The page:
What to be wary of when you re negotiating your next new-car purchase.
We know. Not all car dealerships are unscrupulous and not all are going to take you to the cleaners. Among all the Honest Bobs and Barbs out there walking the lots, many really are trustworthy. But there is a simple reason so many people dread buying a new car: The potential for rip-off is astronomical, and common practices over the years have often justified consumers fears. If you catch a whiff of any of the scams below, be on the alert.
Juggling the Foursquare
This isn t really a trick, but awareness here is important for a buyer. When you sit down to negotiate, the salesperson will pull out a foursquare worksheet on which to figure out the terms of the deal. In the four quadrants of the sheet, the salesman (or -woman, but enough of being PC!) will record purchase price, down payment, monthly payments, and trade-in value. He will fill in the sheet as you talk, working the deal like a shell game. If he thinks you are preoccupied with getting a fair deal on your trade-in, he might give you a good price for that and then nudge your new-car purchase price north. Take it slow, focus on one item at a time, and be sure you are comfortable with each individual aspect of your purchase.
Profiting from Rebates
Rebates bring a lot of customers into a showroom, but the discounts can hide several tricks dealerships employ to suck a few bucks from a buyer. First, don t let a salesman tell you that you are getting a good deal because of a rebate; rebates come from the manufacturer and usually apply regardless of the price you negotiate with the individual dealership. Negotiate as if there were no rebates. Second, make sure the rebates are deducted from the purchase price. If you allow the dealership to mail you a check after the sale, you end up paying taxes and interest on the rebate. And never let an incentive like a low APR or a rebate rush you into a purchase you aren t ready to make. If there s an incentive on a car today, odds are there will be incentives on it again. Salesmen often tell you there are strings attached to incentives, such as that you have to buy a certain trim, engine, or option package to qualify. This is not always true. Do your homework.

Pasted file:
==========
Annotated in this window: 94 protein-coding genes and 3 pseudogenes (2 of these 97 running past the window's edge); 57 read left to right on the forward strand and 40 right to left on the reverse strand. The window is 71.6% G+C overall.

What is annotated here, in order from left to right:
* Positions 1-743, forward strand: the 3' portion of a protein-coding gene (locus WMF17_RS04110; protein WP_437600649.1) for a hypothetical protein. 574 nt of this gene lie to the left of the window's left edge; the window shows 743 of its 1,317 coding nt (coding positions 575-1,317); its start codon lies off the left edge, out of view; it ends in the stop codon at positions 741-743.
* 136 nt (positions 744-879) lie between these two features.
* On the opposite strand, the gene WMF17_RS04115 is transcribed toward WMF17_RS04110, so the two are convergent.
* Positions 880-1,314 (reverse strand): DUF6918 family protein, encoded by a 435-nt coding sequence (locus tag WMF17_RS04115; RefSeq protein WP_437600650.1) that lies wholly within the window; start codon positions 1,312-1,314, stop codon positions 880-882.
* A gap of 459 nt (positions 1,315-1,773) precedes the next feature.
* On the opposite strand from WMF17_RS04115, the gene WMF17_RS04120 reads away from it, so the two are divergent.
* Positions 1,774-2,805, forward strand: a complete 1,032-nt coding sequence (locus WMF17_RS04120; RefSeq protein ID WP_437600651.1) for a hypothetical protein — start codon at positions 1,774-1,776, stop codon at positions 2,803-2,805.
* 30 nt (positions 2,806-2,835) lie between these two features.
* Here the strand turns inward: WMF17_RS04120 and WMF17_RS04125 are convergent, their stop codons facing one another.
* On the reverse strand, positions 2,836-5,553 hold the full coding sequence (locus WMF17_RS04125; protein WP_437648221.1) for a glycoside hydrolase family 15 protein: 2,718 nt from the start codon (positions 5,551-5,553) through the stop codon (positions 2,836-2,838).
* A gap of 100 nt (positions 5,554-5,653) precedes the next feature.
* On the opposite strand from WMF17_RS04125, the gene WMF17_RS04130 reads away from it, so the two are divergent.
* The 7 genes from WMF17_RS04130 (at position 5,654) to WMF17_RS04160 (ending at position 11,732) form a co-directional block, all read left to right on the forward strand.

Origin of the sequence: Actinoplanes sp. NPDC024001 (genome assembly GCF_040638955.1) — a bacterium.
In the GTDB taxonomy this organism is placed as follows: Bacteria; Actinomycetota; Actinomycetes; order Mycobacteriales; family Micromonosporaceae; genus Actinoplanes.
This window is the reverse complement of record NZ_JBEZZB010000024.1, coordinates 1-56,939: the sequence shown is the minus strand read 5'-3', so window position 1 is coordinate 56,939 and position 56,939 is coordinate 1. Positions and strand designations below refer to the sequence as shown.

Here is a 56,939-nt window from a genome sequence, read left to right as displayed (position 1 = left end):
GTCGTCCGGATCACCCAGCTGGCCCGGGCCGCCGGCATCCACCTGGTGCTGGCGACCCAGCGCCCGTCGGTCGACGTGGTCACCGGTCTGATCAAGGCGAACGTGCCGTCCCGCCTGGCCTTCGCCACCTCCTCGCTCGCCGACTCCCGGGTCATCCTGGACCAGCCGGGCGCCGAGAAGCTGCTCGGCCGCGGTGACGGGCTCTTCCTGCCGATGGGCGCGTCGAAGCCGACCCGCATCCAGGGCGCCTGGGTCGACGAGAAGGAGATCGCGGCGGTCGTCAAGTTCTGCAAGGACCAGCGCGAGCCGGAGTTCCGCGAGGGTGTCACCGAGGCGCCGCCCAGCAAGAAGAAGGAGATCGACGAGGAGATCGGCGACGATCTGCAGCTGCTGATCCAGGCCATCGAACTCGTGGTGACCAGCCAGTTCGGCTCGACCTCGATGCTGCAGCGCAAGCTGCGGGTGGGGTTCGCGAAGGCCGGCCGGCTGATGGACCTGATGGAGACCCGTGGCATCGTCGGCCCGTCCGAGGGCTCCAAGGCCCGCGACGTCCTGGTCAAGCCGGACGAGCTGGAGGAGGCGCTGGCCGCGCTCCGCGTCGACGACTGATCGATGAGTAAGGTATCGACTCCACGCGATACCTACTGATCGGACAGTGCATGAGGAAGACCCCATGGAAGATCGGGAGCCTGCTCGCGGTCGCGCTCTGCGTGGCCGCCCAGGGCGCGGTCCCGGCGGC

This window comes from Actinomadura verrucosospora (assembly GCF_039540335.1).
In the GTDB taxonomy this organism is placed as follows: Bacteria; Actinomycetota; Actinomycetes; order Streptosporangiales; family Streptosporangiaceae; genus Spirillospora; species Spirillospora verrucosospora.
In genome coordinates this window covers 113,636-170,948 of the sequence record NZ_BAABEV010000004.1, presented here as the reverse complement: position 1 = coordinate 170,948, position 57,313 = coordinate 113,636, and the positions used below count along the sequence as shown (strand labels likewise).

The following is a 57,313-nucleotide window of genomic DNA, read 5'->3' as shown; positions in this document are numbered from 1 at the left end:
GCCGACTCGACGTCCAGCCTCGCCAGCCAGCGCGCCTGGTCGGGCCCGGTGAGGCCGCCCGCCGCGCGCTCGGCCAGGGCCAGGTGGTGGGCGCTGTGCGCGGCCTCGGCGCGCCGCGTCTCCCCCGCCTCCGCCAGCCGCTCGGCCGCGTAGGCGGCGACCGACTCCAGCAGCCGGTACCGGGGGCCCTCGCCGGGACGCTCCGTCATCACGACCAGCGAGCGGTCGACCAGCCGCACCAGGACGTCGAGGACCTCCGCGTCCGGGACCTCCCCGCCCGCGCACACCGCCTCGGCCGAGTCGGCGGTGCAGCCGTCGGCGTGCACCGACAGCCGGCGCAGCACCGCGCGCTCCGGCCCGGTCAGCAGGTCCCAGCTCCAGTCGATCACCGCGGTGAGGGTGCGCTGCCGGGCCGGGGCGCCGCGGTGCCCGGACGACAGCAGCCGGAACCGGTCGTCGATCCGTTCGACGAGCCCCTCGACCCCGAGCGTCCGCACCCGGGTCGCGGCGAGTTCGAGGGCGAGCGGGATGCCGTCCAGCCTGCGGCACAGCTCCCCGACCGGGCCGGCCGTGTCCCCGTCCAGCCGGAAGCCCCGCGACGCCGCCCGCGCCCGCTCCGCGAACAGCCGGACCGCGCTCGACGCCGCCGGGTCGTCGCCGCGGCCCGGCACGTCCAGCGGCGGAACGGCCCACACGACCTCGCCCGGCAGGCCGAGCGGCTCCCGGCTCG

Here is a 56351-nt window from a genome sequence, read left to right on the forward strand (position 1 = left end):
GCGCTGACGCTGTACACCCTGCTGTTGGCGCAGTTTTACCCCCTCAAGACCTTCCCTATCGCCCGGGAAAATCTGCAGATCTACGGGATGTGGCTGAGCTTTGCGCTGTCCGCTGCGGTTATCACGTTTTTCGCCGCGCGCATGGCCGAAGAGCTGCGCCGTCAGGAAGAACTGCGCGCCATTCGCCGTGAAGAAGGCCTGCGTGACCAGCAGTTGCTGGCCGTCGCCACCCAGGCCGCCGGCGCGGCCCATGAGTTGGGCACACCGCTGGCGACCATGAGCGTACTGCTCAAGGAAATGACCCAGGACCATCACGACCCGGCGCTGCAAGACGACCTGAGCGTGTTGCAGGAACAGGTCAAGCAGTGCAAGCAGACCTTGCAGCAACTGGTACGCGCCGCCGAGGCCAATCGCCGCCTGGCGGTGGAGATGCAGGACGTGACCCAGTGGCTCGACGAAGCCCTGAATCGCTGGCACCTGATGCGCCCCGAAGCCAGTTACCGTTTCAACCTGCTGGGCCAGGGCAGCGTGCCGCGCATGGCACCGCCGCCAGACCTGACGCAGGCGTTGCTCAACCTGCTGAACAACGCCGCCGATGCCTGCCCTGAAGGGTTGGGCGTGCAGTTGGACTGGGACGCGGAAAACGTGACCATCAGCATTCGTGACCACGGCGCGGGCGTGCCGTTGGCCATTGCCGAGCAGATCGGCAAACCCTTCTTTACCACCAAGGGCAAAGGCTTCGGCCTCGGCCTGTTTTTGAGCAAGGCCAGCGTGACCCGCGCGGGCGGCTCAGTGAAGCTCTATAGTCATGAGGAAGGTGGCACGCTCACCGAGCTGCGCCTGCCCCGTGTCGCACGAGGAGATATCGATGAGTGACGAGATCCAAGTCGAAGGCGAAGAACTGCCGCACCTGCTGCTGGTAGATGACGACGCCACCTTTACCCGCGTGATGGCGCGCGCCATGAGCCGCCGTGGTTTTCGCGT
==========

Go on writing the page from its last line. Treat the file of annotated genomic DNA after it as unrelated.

Talking monthly payments at the car dealership can be as dangerous as saying bomb at the airport. A salesman asks how much you are willing to pay each month, and you throw out a number say, $450. He asks how much more you could afford just getting a feel for you. You tack on another 50 bucks. In your mind, you were theorizing, but to the salesman, you just committed to a $500 minimum monthly payment. Instead, when a salesman asks how much you can pay each month, tell him you will not discuss monthly payments and only want to talk purchase price; you ll decide on monthly payments after you ve settled on a fair price.
Fees and Extras
Delivery charges, titling fees, and other closing costs are inevitable extras associated with buying a new car. But aside from a few essential add-ons, most fees or extra-cost items are inflated or altogether unnecessary. Negotiate fees down, or outright refuse to pay them. And deny any extras offered by the finance and insurance manager. Basically, if it s anything he offers you after you ve negotiated your sales price, you don t need it and you shouldn t pay for it. Particularly egregious are paint and fabric protection essentially wax and Scotchgard that dealerships often charge hundreds of dollars for.
You should always shop for your own financing before you head to the dealership. Maybe you ll get a better rate; maybe you ll just get a better idea of what rate you qualify for so you can police the finance manager. It is not uncommon for the dealership to secure financing for you at one APR but offer you a rate one percentage point higher and then pocket the difference.